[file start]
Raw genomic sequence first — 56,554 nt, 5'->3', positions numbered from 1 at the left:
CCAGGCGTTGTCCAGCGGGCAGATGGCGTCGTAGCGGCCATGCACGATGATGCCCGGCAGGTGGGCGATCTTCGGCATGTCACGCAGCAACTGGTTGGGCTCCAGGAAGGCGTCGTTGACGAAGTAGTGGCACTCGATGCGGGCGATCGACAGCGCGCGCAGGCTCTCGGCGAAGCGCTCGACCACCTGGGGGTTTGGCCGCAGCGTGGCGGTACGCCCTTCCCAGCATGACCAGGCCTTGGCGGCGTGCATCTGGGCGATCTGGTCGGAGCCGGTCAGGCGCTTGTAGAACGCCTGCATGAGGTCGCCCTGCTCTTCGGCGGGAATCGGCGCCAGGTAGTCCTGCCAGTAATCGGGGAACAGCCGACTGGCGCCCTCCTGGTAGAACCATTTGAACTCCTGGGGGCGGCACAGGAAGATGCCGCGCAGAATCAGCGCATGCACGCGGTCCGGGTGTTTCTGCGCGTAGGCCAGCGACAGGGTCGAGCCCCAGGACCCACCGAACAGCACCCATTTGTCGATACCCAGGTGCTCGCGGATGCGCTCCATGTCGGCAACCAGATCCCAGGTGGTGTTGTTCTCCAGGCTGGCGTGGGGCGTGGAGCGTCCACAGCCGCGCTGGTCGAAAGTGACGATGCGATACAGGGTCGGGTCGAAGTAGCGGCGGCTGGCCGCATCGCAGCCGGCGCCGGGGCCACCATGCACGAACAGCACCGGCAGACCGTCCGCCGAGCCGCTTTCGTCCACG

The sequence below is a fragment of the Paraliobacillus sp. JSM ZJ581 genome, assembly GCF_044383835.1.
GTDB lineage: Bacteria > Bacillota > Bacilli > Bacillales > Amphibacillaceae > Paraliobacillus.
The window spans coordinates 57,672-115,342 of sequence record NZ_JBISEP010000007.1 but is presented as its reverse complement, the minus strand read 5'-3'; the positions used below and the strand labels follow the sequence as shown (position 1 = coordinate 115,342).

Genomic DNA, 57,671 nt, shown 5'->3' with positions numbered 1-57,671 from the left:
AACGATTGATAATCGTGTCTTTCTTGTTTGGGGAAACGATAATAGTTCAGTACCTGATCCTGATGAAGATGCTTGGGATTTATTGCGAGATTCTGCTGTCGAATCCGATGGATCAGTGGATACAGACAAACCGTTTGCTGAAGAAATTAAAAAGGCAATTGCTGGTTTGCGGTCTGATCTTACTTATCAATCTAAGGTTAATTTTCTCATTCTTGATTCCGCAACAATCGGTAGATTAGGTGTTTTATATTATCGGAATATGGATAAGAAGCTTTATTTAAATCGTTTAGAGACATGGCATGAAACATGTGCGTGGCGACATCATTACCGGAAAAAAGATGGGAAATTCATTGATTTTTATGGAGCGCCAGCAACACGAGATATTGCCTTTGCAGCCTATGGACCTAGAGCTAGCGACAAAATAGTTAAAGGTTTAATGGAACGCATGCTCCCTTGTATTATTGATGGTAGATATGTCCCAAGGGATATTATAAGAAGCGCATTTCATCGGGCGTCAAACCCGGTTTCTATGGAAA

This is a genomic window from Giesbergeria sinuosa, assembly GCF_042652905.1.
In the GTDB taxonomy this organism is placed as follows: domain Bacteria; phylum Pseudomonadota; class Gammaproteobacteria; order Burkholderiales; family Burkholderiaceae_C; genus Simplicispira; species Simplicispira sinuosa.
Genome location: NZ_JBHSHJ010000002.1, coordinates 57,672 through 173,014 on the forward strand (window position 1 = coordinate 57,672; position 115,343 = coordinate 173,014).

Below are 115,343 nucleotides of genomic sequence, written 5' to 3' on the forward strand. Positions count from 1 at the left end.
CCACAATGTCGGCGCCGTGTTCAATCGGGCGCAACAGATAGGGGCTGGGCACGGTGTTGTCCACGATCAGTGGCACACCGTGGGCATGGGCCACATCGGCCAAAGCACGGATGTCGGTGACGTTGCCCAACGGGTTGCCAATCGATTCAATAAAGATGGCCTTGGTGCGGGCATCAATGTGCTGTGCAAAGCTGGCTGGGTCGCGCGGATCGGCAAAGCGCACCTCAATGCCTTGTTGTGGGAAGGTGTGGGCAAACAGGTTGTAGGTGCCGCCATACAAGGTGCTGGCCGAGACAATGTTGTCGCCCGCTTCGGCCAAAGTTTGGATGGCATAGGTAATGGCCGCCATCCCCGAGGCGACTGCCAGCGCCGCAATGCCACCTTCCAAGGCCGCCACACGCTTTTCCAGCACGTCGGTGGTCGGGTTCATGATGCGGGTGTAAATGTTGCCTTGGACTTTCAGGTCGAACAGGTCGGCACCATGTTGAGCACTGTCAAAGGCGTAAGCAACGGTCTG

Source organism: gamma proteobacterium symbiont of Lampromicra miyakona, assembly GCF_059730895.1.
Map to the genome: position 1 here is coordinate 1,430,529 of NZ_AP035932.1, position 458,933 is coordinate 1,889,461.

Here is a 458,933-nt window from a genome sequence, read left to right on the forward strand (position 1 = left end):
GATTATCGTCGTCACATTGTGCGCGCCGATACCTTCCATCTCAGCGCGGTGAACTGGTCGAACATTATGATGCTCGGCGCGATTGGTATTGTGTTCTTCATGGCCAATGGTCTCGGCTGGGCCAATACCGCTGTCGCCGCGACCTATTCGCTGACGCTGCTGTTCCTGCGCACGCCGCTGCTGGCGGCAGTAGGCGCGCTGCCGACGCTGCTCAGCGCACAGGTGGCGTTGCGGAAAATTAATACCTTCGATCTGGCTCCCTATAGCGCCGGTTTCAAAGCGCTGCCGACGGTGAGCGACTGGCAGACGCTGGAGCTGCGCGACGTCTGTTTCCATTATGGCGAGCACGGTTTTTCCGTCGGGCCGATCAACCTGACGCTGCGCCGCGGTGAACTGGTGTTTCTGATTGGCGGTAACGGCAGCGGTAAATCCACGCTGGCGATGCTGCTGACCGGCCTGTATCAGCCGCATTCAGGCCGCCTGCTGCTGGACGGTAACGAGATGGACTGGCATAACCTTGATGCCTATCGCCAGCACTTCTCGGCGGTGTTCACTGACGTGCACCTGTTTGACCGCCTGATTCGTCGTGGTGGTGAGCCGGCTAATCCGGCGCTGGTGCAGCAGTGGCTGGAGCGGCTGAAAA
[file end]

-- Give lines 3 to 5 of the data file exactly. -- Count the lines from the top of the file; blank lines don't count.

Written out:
The sequence below is a fragment of the Paraliobacillus sp. JSM ZJ581 genome, assembly GCF_044383835.1.
GTDB lineage: Bacteria > Bacillota > Bacilli > Bacillales > Amphibacillaceae > Paraliobacillus.
The window spans coordinates 57,672-115,342 of sequence record NZ_JBISEP010000007.1 but is presented as its reverse complement, the minus strand read 5'-3'; the positions used below and the strand labels follow the sequence as shown (position 1 = coordinate 115,342).